Librettist’s Log: Writing Irene Curie

Hello everyone–

This week I’m taking over the Composer’s Log entry and making it a Librettist’s Log so that I can share a little bit of my process on working on the opera!

In writing the libretto for Marie Curie Learns to Swim, one of my goals was to create new materials for women singers. At one time, the libretto had two Maries–and older Marie and a younger Marie–and for a long time I wasn’t sure if Pierre Curie would have a singing part or even appear at all. And so while Marie is clearly the star of the piece, when Jessica asked me to write more for Irene to sing, I agreed right away.

Marie Curie Learns to Swim is based on a real-life episode in which Curie and her two daughters, Irene and Eve, went to the beach on holiday, where Curie asked Irene and Eve to teach her to swim. I knew early on that I would combine the two Curie daughters into the single character of Irene, who worked with her mother in her research from the time Irene was about 15. Irene’s role in the libretto was to provide context for Marie’s memories and flashbacks, and to counter her mother’s belief that, despite growing evidence to the contrary, radium and polonium and other radioactive elements and isotopes were miracle cure-alls. It seemed appropriate to give Irene more to sing about this near the end of the libretto, where she already had a little bit of text about her fears about radium and where it could serve as a balancing point against Pierre Curie’s used-car-salesman-like pitch about the wonders and benefits of radium that comes earlier in the libretto (“Drink it in your water!/Smooth it on your face!/Add it to your butter,/add it to your paint,/bathe in salts that gently glow…”).

I knew that I wanted to be able to include a reference in Irene’s new material to the Monument to the X-ray and Radium Martyrs of All Nations in Hamburg, Germany. I had come across this memorial when I was doing research for the libretto, but hadn’t found a good way to include it. I had to have Irene refer to it obliquely, because it wasn’t unveiled until 1936, two years after Marie Curie died and eleven years after the libretto is set. Irene Joliot-Curie’s name was added to the monument after her death in 1956. So that gave me the lines “I do not want/to become/a martyr to radium.”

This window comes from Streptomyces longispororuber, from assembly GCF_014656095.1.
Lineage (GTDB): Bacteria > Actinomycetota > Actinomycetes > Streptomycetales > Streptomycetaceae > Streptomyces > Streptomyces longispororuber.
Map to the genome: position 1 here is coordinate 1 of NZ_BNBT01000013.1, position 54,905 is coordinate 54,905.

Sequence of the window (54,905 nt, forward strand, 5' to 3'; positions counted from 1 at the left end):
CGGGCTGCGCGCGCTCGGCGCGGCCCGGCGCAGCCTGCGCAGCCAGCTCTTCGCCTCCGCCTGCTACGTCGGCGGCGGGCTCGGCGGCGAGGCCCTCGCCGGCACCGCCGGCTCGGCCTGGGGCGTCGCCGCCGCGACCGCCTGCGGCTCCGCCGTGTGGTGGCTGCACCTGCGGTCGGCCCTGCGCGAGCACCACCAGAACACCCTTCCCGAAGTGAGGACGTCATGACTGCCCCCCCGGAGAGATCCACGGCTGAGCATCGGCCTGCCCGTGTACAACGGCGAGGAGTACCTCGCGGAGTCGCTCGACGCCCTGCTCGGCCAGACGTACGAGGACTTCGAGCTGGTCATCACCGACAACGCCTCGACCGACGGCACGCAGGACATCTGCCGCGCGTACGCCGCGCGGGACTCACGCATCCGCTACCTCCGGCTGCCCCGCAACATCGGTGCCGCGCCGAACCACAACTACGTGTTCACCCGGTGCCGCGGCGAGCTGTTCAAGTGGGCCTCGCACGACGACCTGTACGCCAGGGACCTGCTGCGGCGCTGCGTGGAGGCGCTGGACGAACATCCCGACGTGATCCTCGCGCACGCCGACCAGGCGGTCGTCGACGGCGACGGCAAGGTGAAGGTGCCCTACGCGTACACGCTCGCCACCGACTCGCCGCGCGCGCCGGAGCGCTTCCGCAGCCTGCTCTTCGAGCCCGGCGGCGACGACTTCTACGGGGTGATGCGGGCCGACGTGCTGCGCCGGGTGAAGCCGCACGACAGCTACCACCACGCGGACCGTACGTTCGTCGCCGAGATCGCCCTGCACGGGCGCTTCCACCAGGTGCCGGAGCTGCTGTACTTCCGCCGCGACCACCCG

At first I tried having Irene sing very directly about being scared, but the first result, “I fear that my career/will not be long-lived,” was too rhyme-y. I experimented with having Irene see her future before her, and explain that she was frightened of not achieving what she saw: “I can see myself/discovering new particles./I can see myself/determining their masses. [etc.] I can see myself/winning my own Nobel Prize.” But this seemed too technical to me, too much about the future, too much of a repetitive list. There had to be balance with Pierre’s aria, and Irene’s aria had to communicate fear, but it had to do so in the context of the rest of the libretto, so I needed to include references to the systems and methods of science, but at the same time not to make the material obscure. I wanted to frame Irene’s worries amid her dedication to science. In considering this devotion, I was reminded of a statement Irene Curie had made to the French newspaper Le Quotidien: “For my part, I consider science to be the paramount interest of my life.” This was the way into Irene’s aria that I needed.

Irene already had some text about her fears:

It’s radium I fear

that might be making us ill.

I’ve seen how it can burn.

I’ve seen blisters on your hands.

My own skin sometimes peels.

My headaches come on quickly.

Too many of my assistants

have strangely broken teeth.

We are often nauseated.

[IC goes to her mother, leans down and touches MC’s shoulder]

Look, how your hair

simply falls away

like my own…

I worry that our beautiful

shimmering radium

is somehow hurting us.

This is her emotional plea to Marie, and I placed Irene’s own words between this initial outpouring of her fear and text in which she would frame it more scientifically to try to convince her mother that these concerns were real. My own favorite part of the libretto is Marie’s aria, “I take my life in measurements/obscure to other women,” so I had Irene echo that, but with additional language that would speak even further to Marie’s desire for objectivity in the lab. The result is Irene confirming that she loves her work and recognizes its importance, but also stating that she is increasingly conscious of its effects on the human body and her responsibility to make this known:

[pauses, then emphatically]

I consider science to be

the paramount interest

of my life.

And science is a place where

you must observe

everything.

 

Like you, I take my life

in measurements

not known to other women.

But I must count

not just atoms and roentgens,

but very instance of

nausea and fever,

every case of

seizures and tremors.

I have to log what I observe in

human lives

alongside atomic

half-lives:

every strand of hair lost;

every headache and

scar and infection;

every time hours are lost

to weakness and wounds.

 

[takes deep breath]

 

I am giving my life

to science,

but I do not want

to become

a martyr to radium.

 

I do not want

any of us to become

martyrs to radium.

 

And I am afraid—truly afraid!—

that is what I will be,

that our beautiful

shimmering radium

is hurting us.

I’m certain this isn’t the final version of Irene’s new aria, but it is a start, and it offers Jessica opportunities to connect Irene’s work musically with her mother’s, and offers the artist singing Irene more time and material to give the character additional depth.